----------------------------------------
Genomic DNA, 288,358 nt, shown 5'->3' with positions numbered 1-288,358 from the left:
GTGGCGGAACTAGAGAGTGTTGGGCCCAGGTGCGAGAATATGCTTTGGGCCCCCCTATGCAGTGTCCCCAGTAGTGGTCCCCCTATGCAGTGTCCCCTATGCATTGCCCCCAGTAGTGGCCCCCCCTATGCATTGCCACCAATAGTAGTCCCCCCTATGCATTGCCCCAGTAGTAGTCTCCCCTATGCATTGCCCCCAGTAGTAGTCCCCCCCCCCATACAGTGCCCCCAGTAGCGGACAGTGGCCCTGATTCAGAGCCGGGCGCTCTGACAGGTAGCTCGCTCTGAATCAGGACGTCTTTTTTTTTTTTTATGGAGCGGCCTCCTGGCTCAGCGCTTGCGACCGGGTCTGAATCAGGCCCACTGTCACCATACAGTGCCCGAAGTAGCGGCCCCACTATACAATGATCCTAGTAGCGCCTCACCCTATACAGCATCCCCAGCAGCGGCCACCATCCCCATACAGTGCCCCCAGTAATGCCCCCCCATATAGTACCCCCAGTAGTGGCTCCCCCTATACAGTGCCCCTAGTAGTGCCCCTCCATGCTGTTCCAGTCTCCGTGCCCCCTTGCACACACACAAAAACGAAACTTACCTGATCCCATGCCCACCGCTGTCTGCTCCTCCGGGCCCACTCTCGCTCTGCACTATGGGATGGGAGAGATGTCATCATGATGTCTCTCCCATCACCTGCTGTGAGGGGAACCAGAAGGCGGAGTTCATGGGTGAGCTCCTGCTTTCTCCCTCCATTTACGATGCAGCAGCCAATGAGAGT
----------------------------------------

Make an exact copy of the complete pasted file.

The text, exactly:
Genomic DNA, 288,358 nt, shown 5'->3' with positions numbered 1-288,358 from the left:
GTGGCGGAACTAGAGAGTGTTGGGCCCAGGTGCGAGAATATGCTTTGGGCCCCCCTATGCAGTGTCCCCAGTAGTGGTCCCCCTATGCAGTGTCCCCTATGCATTGCCCCCAGTAGTGGCCCCCCCTATGCATTGCCACCAATAGTAGTCCCCCCTATGCATTGCCCCAGTAGTAGTCTCCCCTATGCATTGCCCCCAGTAGTAGTCCCCCCCCCCATACAGTGCCCCCAGTAGCGGACAGTGGCCCTGATTCAGAGCCGGGCGCTCTGACAGGTAGCTCGCTCTGAATCAGGACGTCTTTTTTTTTTTTTATGGAGCGGCCTCCTGGCTCAGCGCTTGCGACCGGGTCTGAATCAGGCCCACTGTCACCATACAGTGCCCGAAGTAGCGGCCCCACTATACAATGATCCTAGTAGCGCCTCACCCTATACAGCATCCCCAGCAGCGGCCACCATCCCCATACAGTGCCCCCAGTAATGCCCCCCCATATAGTACCCCCAGTAGTGGCTCCCCCTATACAGTGCCCCTAGTAGTGCCCCTCCATGCTGTTCCAGTCTCCGTGCCCCCTTGCACACACACAAAAACGAAACTTACCTGATCCCATGCCCACCGCTGTCTGCTCCTCCGGGCCCACTCTCGCTCTGCACTATGGGATGGGAGAGATGTCATCATGATGTCTCTCCCATCACCTGCTGTGAGGGGAACCAGAAGGCGGAGTTCATGGGTGAGCTCCTGCTTTCTCCCTCCATTTACGATGCAGCAGCCAATGAGAGT